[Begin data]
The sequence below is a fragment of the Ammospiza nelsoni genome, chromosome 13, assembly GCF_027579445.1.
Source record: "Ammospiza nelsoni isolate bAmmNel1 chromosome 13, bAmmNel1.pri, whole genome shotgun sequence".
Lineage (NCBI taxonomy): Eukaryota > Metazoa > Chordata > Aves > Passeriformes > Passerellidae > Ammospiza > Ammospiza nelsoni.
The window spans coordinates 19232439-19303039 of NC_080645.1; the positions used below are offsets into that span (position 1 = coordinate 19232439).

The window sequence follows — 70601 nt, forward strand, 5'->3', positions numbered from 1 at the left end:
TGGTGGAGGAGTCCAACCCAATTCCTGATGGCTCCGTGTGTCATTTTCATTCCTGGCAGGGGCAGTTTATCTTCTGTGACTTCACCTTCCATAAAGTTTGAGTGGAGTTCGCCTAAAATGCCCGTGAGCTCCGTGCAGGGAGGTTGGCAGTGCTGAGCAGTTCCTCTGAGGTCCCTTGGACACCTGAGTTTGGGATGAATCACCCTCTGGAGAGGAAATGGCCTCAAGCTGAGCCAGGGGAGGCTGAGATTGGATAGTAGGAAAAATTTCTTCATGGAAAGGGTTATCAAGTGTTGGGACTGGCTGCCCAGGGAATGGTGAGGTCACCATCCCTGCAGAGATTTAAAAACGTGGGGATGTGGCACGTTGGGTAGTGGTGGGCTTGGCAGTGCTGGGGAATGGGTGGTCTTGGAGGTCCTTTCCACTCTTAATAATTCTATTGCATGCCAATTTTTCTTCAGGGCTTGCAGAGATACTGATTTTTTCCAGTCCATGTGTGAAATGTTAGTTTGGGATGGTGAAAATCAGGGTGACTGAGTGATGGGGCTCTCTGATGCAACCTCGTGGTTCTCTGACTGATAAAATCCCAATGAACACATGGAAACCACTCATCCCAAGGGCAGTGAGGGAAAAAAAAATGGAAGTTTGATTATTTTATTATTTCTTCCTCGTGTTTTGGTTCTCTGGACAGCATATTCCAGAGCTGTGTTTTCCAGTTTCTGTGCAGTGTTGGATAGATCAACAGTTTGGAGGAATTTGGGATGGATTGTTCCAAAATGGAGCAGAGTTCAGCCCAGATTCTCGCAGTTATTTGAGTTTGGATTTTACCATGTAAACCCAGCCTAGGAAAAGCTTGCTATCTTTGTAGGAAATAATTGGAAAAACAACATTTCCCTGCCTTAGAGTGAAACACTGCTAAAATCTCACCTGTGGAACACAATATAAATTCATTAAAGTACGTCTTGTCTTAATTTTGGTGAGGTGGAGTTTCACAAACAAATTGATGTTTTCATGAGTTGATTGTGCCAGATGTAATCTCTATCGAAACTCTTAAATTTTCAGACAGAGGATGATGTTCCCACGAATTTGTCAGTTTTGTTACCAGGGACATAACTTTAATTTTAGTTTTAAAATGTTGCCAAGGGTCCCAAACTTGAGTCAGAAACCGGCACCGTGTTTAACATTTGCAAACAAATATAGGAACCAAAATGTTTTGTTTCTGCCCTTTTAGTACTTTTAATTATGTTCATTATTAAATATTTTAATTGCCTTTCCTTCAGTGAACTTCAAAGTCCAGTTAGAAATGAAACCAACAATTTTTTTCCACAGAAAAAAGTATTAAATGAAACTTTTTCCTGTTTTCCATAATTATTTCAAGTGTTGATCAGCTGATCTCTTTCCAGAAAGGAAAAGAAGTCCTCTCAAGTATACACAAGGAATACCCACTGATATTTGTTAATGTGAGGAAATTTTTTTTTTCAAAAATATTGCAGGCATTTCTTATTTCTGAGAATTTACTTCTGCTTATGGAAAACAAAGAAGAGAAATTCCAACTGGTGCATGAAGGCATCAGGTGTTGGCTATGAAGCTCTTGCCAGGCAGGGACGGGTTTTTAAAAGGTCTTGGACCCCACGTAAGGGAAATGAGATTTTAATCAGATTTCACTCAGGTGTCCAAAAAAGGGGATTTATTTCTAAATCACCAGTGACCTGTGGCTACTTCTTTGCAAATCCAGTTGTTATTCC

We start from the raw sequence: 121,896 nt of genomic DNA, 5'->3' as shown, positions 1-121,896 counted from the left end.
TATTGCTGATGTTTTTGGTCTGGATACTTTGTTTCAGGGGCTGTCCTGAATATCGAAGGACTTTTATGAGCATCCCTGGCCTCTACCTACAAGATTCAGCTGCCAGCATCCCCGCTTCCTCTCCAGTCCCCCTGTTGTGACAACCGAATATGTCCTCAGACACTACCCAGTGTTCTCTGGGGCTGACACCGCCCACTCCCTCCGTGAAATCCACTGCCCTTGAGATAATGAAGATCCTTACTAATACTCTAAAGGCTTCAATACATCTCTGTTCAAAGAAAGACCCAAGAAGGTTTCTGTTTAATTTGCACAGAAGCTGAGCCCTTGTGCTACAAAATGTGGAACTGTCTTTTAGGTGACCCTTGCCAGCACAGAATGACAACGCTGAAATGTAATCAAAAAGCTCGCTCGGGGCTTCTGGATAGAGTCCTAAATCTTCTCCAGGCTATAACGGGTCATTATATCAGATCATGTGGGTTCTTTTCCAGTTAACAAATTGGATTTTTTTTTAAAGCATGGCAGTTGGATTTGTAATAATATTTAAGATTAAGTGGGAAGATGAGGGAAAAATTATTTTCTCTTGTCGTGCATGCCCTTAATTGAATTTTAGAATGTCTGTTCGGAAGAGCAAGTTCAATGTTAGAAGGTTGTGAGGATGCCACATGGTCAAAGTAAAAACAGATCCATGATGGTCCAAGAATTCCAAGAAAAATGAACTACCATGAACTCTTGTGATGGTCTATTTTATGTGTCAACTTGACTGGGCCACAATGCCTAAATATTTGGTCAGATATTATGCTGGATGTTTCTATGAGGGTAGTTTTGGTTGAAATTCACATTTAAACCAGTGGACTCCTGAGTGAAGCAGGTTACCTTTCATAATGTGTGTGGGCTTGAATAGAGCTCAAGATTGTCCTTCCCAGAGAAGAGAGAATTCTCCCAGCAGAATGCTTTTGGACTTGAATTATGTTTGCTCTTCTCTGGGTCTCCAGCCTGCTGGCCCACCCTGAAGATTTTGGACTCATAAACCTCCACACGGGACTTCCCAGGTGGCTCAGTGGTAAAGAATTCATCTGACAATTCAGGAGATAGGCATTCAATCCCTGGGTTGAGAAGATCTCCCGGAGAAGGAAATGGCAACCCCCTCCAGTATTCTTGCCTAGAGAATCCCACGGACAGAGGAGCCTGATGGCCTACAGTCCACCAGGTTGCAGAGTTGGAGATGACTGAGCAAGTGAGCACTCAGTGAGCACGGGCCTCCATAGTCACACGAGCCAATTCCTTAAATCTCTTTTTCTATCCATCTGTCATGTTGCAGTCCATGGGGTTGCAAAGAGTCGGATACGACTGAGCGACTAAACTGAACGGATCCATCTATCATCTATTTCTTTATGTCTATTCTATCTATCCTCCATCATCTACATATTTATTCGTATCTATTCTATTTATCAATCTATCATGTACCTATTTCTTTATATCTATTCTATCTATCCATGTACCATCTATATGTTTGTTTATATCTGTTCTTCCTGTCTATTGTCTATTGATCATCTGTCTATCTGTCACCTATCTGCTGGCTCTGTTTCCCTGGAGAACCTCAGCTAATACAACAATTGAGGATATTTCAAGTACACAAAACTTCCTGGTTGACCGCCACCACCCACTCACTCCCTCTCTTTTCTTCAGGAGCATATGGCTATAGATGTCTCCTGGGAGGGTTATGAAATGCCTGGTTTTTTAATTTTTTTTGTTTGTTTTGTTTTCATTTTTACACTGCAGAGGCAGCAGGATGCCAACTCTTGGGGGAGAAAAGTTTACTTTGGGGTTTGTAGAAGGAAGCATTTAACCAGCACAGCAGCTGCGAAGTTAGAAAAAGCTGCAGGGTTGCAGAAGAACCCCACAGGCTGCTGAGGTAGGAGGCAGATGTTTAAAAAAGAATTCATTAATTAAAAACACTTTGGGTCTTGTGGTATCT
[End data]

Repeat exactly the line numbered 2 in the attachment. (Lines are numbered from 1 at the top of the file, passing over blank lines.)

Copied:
Source record: "Ammospiza nelsoni isolate bAmmNel1 chromosome 13, bAmmNel1.pri, whole genome shotgun sequence".